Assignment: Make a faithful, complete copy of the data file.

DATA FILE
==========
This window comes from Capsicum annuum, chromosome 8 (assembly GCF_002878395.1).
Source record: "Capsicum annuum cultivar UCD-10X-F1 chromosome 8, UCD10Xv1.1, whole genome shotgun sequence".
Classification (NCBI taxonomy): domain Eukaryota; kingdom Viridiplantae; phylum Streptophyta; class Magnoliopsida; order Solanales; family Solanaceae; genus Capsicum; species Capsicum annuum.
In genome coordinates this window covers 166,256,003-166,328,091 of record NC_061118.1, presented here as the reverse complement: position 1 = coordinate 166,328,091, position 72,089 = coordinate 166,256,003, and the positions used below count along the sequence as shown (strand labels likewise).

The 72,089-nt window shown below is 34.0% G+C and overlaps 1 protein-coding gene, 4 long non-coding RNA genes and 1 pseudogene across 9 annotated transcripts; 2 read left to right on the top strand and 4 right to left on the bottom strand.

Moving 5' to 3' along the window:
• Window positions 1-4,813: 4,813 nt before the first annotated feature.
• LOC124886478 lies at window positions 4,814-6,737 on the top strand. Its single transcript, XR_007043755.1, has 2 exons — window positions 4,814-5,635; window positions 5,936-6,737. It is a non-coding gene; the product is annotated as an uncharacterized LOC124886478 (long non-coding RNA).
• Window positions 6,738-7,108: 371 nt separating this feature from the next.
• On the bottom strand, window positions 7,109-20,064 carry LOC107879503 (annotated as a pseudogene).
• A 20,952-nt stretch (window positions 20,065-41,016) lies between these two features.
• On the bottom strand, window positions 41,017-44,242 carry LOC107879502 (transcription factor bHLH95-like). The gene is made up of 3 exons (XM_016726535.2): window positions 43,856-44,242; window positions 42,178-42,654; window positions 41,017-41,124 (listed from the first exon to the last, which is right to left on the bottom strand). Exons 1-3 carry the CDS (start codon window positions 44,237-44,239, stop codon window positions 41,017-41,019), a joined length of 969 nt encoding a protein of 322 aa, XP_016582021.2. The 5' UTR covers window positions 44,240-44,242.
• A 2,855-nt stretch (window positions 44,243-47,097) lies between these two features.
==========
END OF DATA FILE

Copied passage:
This window comes from Capsicum annuum, chromosome 8 (assembly GCF_002878395.1).
Source record: "Capsicum annuum cultivar UCD-10X-F1 chromosome 8, UCD10Xv1.1, whole genome shotgun sequence".
Classification (NCBI taxonomy): domain Eukaryota; kingdom Viridiplantae; phylum Streptophyta; class Magnoliopsida; order Solanales; family Solanaceae; genus Capsicum; species Capsicum annuum.
In genome coordinates this window covers 166,256,003-166,328,091 of record NC_061118.1, presented here as the reverse complement: position 1 = coordinate 166,328,091, position 72,089 = coordinate 166,256,003, and the positions used below count along the sequence as shown (strand labels likewise).

The 72,089-nt window shown below is 34.0% G+C and overlaps 1 protein-coding gene, 4 long non-coding RNA genes and 1 pseudogene across 9 annotated transcripts; 2 read left to right on the top strand and 4 right to left on the bottom strand.

Moving 5' to 3' along the window:
• Window positions 1-4,813: 4,813 nt before the first annotated feature.
• LOC124886478 lies at window positions 4,814-6,737 on the top strand. Its single transcript, XR_007043755.1, has 2 exons — window positions 4,814-5,635; window positions 5,936-6,737. It is a non-coding gene; the product is annotated as an uncharacterized LOC124886478 (long non-coding RNA).
• Window positions 6,738-7,108: 371 nt separating this feature from the next.
• On the bottom strand, window positions 7,109-20,064 carry LOC107879503 (annotated as a pseudogene).
• A 20,952-nt stretch (window positions 20,065-41,016) lies between these two features.
• On the bottom strand, window positions 41,017-44,242 carry LOC107879502 (transcription factor bHLH95-like). The gene is made up of 3 exons (XM_016726535.2): window positions 43,856-44,242; window positions 42,178-42,654; window positions 41,017-41,124 (listed from the first exon to the last, which is right to left on the bottom strand). Exons 1-3 carry the CDS (start codon window positions 44,237-44,239, stop codon window positions 41,017-41,019), a joined length of 969 nt encoding a protein of 322 aa, XP_016582021.2. The 5' UTR covers window positions 44,240-44,242.
• A 2,855-nt stretch (window positions 44,243-47,097) lies between these two features.